GE must do more to clean Hudson River -U.S. agency

* Second phase of cleanup due to start in May

* Company has until Jan. 14 to review the decision

* GE dumped tons of PCBs into the river until 1977

By Bernard Orr

NEW YORK, Dec 17 (BestGrowthStock) – The U.S. Environmental
Protection Agency on Friday ordered General Electric Co (GE.N: )
to dredge deeper into the Hudson River as part of the next
phase of an effort to remove cancer-causing chemicals dumped
into the river over decades.

GE, the largest U.S. conglomerate, also must remove more
contaminated sediment instead of capping and sealing the river
bottom to get rid of polychlorinated biphenyls, or PCBs.

The company has until Jan. 14 to review the decision and
notify the agency about how they plan to best proceed with the
next phase of the cleanup, which is due to begin in May.

“We’ve said from the start that a clean Hudson is
non-negotiable, and the path we have laid out today relies on
the best science to ensure this dangerous pollution is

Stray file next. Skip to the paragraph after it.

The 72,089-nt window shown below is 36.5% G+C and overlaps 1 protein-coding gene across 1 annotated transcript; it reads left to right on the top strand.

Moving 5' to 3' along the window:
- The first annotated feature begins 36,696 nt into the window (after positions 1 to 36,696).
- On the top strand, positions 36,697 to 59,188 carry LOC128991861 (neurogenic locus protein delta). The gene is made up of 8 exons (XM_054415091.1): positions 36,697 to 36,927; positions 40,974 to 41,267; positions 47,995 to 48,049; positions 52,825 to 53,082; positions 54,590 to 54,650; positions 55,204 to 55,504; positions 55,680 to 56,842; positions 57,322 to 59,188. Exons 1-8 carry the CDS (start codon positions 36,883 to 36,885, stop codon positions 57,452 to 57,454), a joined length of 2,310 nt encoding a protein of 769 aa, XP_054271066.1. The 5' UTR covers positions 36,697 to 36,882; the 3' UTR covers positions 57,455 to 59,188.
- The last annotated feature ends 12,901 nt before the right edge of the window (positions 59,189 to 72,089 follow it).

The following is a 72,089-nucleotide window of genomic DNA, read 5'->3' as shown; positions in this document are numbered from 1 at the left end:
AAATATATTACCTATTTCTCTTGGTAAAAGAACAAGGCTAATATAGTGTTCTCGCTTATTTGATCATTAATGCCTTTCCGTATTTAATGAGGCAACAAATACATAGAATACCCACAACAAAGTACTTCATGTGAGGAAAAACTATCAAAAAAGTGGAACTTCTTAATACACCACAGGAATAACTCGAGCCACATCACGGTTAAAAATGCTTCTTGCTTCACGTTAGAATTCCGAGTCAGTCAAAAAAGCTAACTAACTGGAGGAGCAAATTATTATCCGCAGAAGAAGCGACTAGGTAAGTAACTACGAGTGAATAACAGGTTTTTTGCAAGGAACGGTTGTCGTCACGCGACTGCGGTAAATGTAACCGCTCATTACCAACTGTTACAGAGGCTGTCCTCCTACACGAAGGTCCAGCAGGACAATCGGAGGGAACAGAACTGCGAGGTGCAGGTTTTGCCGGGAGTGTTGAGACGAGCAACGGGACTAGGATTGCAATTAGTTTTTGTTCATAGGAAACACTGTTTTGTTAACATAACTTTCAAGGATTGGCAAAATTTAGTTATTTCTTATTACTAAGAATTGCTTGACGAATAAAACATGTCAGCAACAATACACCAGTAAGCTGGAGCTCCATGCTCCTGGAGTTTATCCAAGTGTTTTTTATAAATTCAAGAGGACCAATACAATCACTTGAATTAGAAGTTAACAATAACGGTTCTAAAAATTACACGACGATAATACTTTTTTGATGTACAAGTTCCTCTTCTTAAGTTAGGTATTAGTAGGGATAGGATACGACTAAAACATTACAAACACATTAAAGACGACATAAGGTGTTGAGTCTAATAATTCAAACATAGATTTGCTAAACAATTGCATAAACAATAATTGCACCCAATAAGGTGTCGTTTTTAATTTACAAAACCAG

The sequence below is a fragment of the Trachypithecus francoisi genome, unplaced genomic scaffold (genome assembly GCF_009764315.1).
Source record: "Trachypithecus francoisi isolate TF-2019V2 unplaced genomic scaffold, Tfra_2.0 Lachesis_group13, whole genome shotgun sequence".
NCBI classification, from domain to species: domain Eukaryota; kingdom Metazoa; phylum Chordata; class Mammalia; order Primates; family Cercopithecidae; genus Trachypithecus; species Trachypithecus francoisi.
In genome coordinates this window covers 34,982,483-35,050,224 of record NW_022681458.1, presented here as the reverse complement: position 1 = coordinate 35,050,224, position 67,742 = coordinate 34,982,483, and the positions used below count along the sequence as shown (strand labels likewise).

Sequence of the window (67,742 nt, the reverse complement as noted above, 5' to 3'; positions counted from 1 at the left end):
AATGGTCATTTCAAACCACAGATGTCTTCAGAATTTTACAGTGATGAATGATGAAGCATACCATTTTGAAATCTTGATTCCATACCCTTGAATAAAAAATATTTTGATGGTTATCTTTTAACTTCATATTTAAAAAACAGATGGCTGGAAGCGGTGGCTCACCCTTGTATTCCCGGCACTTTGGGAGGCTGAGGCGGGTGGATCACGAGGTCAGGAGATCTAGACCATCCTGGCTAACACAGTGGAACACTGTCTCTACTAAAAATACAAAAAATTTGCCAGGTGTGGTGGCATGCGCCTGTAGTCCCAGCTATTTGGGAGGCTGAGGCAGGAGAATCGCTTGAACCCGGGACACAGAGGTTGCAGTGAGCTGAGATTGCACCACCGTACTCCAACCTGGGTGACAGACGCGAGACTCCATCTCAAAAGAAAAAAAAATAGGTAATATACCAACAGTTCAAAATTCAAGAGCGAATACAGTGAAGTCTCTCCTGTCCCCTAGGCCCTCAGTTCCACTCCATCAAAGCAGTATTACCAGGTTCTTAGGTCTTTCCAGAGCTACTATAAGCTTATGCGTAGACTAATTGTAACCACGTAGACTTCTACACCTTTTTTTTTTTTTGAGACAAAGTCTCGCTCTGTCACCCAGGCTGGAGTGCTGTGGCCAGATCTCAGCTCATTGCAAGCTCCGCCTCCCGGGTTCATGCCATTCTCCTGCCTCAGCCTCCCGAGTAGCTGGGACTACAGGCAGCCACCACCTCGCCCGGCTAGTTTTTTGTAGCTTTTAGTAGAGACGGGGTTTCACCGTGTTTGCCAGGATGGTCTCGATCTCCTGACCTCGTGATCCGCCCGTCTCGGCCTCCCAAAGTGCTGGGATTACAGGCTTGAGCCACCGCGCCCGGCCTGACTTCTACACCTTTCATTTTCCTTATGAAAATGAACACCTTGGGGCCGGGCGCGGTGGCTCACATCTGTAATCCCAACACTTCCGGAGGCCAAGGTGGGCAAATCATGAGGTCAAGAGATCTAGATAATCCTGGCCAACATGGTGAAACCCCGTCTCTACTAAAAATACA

addressed in an effective way,” regional EPA administrator
Judith Enck told reporters.

The EPA found that GE plants at Fort Edward and Hudson
Falls, both in New York, discharged about 1.3 million pounds
(590,000 kg) of PCBs during a 30-year period ending in 1977,
when GE stopped using them as an insulator in electric

PCBs are human carcinogens and can also affect the immune,
reproductive, nervous, and endocrine systems. One of the
project’s main goals is to achieve significant reduction in PCB
levels in fish tissue.

The project addresses a 40-mile (64-km) stretch of the
upper Hudson River from Hudson Falls to Troy, about 150 miles
(240 km) north of New York City.

GE Chief Executive Jeff Immelt declined to comment on the
cost of the work in comments to reporters this week but said
the company was close to a deal on financing the river’s future

“We’re going to really take the dredging of the Hudson off
the table for future years,” Immelt told reporters on Tuesday.
“It’s to complete the project.”
(Additional reporting by Scott Malone in Boston; Editing by
Daniel Trotta and Xavier Briand)

GE must do more to clean Hudson River -U.S. agency